Before I hand this over to TC [Evans, Deputy Superintendent of Documents], I want to give you a quick update on several other issues.
DEPOSITORY SERVICES CONSULTANTS
We have nearly completed the Memorandum of Understanding (MOU) with the Library of Michigan that will let us place the first depository services consultant out into the community to provide training and work directly with local depository libraries. We have several other proposals in-house or promised, and we are eager to move forward to fill the 12 positions that we have allocated for this purpose. These will be GPO employees, and their salaries, benefits and travel expenses will be paid by GPO, but we are hoping that each consultant will have a sponsoring depository that will provide office space and other support, as the Library of Michigan is doing.
The MOU will be posted once it is completed. Although there may be variations depending on the circumstances and requirements of other hosting institutions, this will serve as a template. You can share the MOU with your general counsel or others in your institutions who are reviewing hosting issues. Similarly, several libraries that have submitted proposals are willing to share their documents.
If you are interested in serving as a consultant or offering to host a consultant, or just need more information, please talk to Kevin [O'Toole, Director, Library and Customer Relations], TC or me.
A number of libraries that have left the program and many selective libraries that remain in the program have expressed dissatisfaction with the statutory provision requiring that every title, once received, must be retained for a minimum of 5 years. GPO has proposed replacing that requirement with a provision that would allow retention criteria to be established by the Superintendent of Documents. Dan is chairing an ad hoc committee to develop guidelines that will support implementation of the proposed amendment by defining the criteria to be issued by my office in lieu of the current statutory mandate to retain all tangible items for a minimum of 5 years. The default requirement is to retain tangible items for a minimum of 5 years as currently provided by statute. Therefore, the guidelines only need to define criteria that are to be applied to tangible items considered for disposal prior to the end of the 5-year retention period.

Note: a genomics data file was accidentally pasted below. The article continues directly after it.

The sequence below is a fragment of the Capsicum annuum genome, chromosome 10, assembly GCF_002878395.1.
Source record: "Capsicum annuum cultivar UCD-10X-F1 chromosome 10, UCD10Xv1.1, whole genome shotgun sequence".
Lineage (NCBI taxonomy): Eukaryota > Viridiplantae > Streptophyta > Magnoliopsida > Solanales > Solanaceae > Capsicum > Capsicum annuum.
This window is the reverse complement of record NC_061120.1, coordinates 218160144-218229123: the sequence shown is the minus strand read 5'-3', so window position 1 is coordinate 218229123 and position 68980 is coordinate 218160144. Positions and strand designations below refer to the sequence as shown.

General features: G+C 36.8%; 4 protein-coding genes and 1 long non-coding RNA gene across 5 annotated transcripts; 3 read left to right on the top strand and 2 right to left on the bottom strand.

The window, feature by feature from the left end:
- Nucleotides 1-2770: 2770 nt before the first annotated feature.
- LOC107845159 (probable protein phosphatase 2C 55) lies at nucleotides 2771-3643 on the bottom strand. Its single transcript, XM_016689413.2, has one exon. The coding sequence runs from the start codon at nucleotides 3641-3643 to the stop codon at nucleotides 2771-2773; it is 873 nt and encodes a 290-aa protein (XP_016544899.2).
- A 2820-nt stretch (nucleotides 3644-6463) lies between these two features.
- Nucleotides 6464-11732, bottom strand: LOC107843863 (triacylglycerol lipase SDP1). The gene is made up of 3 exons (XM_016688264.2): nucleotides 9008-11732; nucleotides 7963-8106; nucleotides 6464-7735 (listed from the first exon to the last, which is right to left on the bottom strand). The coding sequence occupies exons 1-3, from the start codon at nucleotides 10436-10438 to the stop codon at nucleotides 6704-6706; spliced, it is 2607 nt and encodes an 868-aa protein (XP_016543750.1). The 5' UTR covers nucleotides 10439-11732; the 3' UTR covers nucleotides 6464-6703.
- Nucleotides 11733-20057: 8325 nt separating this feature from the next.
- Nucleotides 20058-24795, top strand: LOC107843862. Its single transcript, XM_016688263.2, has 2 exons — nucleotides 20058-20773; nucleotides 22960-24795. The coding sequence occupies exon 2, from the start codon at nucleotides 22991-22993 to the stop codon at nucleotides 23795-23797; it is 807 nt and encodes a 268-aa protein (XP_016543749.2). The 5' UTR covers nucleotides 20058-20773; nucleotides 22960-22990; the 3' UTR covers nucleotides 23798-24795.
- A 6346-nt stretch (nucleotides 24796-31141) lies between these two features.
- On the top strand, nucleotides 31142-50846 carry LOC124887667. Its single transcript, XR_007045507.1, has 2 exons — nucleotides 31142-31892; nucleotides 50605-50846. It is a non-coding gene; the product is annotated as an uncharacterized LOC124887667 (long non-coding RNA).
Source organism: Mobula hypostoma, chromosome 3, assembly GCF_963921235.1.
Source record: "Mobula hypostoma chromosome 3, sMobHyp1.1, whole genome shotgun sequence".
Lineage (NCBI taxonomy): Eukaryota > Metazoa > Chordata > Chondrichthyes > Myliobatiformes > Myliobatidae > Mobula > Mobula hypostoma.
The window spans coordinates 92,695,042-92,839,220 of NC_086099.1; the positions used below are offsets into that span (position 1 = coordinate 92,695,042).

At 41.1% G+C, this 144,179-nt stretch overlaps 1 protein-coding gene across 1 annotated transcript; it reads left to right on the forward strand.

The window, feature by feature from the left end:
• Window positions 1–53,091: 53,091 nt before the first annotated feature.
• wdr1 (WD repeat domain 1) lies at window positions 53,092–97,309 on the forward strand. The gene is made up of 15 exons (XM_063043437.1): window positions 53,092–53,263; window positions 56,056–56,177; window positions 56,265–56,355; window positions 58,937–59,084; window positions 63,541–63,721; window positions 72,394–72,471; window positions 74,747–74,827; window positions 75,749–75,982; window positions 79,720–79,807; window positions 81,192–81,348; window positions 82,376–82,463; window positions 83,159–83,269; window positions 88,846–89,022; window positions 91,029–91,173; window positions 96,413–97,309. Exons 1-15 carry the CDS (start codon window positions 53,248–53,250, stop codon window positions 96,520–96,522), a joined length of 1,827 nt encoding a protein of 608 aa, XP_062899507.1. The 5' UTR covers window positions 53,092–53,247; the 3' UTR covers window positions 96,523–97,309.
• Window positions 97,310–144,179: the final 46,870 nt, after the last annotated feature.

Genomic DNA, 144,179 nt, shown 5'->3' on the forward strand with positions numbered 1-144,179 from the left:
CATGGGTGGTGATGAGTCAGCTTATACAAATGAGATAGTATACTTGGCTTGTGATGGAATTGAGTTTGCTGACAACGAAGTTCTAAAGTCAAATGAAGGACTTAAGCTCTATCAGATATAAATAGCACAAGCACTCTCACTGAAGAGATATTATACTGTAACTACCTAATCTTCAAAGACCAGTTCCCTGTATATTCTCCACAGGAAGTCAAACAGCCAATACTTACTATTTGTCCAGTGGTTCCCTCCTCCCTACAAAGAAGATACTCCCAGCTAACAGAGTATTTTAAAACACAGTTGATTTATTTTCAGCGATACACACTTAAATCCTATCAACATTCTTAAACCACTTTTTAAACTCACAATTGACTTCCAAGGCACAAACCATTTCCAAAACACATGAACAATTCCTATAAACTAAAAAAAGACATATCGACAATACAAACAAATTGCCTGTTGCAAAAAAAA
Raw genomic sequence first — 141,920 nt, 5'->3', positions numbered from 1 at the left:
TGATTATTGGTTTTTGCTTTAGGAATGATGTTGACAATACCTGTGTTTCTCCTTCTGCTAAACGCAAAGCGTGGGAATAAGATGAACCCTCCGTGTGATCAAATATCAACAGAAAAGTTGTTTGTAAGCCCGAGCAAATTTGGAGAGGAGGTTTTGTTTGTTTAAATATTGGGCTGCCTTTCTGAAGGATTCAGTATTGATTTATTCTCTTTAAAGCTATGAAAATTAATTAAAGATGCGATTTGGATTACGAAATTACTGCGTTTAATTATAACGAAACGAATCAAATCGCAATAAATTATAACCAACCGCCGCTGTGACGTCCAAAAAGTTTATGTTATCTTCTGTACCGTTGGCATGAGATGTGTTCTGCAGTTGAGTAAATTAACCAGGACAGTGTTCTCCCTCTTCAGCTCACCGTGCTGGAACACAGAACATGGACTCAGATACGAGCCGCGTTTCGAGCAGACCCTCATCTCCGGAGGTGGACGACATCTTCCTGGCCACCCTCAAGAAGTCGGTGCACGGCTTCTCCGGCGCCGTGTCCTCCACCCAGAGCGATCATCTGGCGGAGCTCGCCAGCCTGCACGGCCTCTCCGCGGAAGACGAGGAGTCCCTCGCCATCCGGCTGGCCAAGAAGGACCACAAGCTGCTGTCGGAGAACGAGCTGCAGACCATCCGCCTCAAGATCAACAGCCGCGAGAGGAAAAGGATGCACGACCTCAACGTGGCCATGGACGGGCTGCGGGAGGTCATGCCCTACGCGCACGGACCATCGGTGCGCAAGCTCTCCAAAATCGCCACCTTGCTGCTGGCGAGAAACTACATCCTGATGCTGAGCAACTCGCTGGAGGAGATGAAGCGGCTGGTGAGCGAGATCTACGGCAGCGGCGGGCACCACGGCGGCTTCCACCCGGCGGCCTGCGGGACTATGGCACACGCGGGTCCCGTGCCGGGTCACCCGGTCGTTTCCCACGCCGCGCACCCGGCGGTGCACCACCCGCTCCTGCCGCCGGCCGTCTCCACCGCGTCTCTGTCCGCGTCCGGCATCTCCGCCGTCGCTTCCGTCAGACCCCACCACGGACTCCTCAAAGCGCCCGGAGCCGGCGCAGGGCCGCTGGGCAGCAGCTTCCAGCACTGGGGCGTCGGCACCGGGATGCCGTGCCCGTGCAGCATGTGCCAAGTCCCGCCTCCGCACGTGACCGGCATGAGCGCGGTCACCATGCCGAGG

I have asked the committee to:
• Develop criteria for evaluating items for disposal prior to 5 years. For example: An electronic copy is available that is suitable for substitution.
• Identify categories of materials eligible for disposal before 5 years. For example: Ephemeral materials, such as posters, pamphlets, calendars, bookmarks (providing specific item numbers as examples).
• Reiterate the current exceptions to the 5-year rule. For example, superseded titles.
The intent is to have a document available for review and approval at the summer meetings of ALA and AALL. Once we have approved criteria, and the support of the major library associations, GPO will ask the authorizing committees to amend the statute.
ESSENTIAL TITLES FOR PUBLIC USE IN PAPER FORMAT
Last year I accepted a request from the AALL to reinstate paper distribution of the Supreme Court slip opinions, but I made the paper slip opinions available only for law libraries and regional libraries. At that time, I asked for recommendations for additional titles that that were deemed essential for libraries of various sizes and types. GPO received some recommendations, but none with a sufficient volume to warrant action. This summer, once the survey on priority titles for digitization is completed, I will initiate a similar survey on essential titles for public use in paper format. There will be an opportunity to recommend titles for consideration, followed by a period of voting to identify titles that are of sufficient interest to warrant action.